The Marquee Club - A tribute site dedicated to the history of the legendary Marquee club at London's 90 Wardour street.

Jon Anderson of Yes, 1973

Jon Anderson

"We got a residency there after we had been formed three months, and after a couple of rehearsals. It was a great training ground for music and Knowledge of stage presence. It was such a small place, you had to get right down to it. Originally I was working in La Chasse and the Marquee, selling the odd Coca Cola and getting to know Jack Barrie and John Gee. But although we knew them, they wouldn't have accepted our band at the club unless we had been good. The club is the heart of the English rock scene, and I'm not sure how many people realise this. There are still great things coming out of it and Jack Barrie has developed the club amazingly in the last couple of years. You couldn't count the number of groups that have made it through the Marquee, and even if the group itself hasn't made it, then someone has made a musical impression. We came on the scene five year after bands like Manfred Mann and the Rolling Stones had been there.

We learnt from them, and hopefully bands are now learning from us. It's a kind of school, and it's very prestigious to play there. It's very well known and abroad, in fact I spent two hours talking to a guy about it, in San Francisco recently, and he was fascinated by the story. It's a strange thing, but there are always good vibrations in the audience, and after you've played there, it's something you never forget.

Quite a lot of big bands who never went through that school, go on stage and say 'What the hell, we've made it now'. But even in the biggest concert halls there's more to just getting on stage and playing. You've got to have a professional attitude, and when we play to 20,000 people in America we want to reach them all, even the ones right at the back. I've learnt from experience that you need that 'presence' to get to an audience, and that comes from our groundwork at the Marquee. It's always a great place to play, and it won't be long before we play there again.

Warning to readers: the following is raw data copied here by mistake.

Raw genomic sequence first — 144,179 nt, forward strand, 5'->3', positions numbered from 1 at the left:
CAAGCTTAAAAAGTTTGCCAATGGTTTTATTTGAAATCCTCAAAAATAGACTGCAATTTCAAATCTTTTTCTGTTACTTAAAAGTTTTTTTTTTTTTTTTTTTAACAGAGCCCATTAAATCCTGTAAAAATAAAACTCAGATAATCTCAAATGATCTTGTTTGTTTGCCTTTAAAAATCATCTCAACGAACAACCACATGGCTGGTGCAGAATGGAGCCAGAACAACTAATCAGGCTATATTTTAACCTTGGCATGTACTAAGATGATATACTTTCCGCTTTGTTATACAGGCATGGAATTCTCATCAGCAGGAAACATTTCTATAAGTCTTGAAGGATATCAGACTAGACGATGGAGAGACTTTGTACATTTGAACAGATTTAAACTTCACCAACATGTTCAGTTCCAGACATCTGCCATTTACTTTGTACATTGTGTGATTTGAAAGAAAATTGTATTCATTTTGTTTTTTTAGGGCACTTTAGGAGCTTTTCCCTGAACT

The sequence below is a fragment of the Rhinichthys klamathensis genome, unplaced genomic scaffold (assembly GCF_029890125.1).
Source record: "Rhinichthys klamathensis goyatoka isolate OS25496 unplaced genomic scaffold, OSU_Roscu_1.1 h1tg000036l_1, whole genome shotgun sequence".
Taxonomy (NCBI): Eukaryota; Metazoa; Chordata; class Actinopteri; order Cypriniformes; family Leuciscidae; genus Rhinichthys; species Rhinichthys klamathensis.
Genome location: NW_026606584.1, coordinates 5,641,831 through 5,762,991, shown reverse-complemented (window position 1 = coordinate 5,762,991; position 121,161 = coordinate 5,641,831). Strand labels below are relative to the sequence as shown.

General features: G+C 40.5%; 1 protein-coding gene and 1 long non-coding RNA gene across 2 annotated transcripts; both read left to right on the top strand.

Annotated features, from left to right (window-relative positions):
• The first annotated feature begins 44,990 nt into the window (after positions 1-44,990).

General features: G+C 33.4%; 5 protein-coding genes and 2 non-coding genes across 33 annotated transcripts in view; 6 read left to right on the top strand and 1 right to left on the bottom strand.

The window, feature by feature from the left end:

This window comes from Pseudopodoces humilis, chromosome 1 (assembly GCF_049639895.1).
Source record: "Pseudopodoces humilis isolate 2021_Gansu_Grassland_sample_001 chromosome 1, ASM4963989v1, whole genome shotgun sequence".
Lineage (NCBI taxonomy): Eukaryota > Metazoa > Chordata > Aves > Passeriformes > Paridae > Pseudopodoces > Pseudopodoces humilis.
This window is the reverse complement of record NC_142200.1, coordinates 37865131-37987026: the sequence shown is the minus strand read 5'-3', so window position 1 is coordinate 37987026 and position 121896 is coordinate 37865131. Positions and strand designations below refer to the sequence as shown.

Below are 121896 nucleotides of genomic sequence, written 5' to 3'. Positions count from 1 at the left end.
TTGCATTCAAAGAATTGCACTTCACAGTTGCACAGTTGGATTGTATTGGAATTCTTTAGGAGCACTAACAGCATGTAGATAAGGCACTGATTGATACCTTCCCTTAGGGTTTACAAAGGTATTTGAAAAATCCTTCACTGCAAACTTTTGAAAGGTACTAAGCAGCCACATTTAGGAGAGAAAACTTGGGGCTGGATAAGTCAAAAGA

I remember quite a few incidents, during our residency there - the night Jon Hendricks came backstage to talk to us. Then he got up and sang three songs with us, which was a real high point in our career. And I can remember one January evening when there was a real blizzard blowing. We had normally been bringing in about 200 a night, but that night there were only 30 in the club, we were on with the Nite People, and we had to pay them their money as the support band - it was £15. John Gee said: 'What are you going to do - pack up?' But the professional attitude prevailed and we went on to play to thirty people. And we had a great night. They were trapped by the snow and so we were.

Obviously as time went by and we started packing them in, the band wanted to move on. But our audiences there were very close to us, and I hope still are. I still go to the Marquee to see new bands getting off on new kinds of music. Whoever you talk to, they have the same respect for the place. The time comes when musicians feel they don't want to play the Marquee any more, but after a couple of years, they sit back and think and was so important!."

Melody Maker, May 1973.